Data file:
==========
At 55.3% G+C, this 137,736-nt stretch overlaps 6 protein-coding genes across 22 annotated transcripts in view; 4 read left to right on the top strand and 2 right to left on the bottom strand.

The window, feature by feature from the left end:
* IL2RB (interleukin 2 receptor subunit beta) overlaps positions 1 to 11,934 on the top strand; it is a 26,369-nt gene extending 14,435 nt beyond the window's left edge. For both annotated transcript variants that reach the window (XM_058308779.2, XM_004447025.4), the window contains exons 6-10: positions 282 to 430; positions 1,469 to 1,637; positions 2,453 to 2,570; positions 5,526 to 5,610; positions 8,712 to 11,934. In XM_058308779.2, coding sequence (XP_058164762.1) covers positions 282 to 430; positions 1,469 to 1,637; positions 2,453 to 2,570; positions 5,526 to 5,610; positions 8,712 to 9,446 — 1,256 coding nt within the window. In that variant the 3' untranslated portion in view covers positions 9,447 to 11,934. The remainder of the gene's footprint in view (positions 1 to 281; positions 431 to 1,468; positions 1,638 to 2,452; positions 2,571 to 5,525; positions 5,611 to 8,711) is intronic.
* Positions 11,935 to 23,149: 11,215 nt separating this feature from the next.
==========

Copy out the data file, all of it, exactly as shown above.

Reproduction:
At 55.3% G+C, this 137,736-nt stretch overlaps 6 protein-coding genes across 22 annotated transcripts in view; 4 read left to right on the top strand and 2 right to left on the bottom strand.

The window, feature by feature from the left end:
* IL2RB (interleukin 2 receptor subunit beta) overlaps positions 1 to 11,934 on the top strand; it is a 26,369-nt gene extending 14,435 nt beyond the window's left edge. For both annotated transcript variants that reach the window (XM_058308779.2, XM_004447025.4), the window contains exons 6-10: positions 282 to 430; positions 1,469 to 1,637; positions 2,453 to 2,570; positions 5,526 to 5,610; positions 8,712 to 11,934. In XM_058308779.2, coding sequence (XP_058164762.1) covers positions 282 to 430; positions 1,469 to 1,637; positions 2,453 to 2,570; positions 5,526 to 5,610; positions 8,712 to 9,446 — 1,256 coding nt within the window. In that variant the 3' untranslated portion in view covers positions 9,447 to 11,934. The remainder of the gene's footprint in view (positions 1 to 281; positions 431 to 1,468; positions 1,638 to 2,452; positions 2,571 to 5,525; positions 5,611 to 8,711) is intronic.
* Positions 11,935 to 23,149: 11,215 nt separating this feature from the next.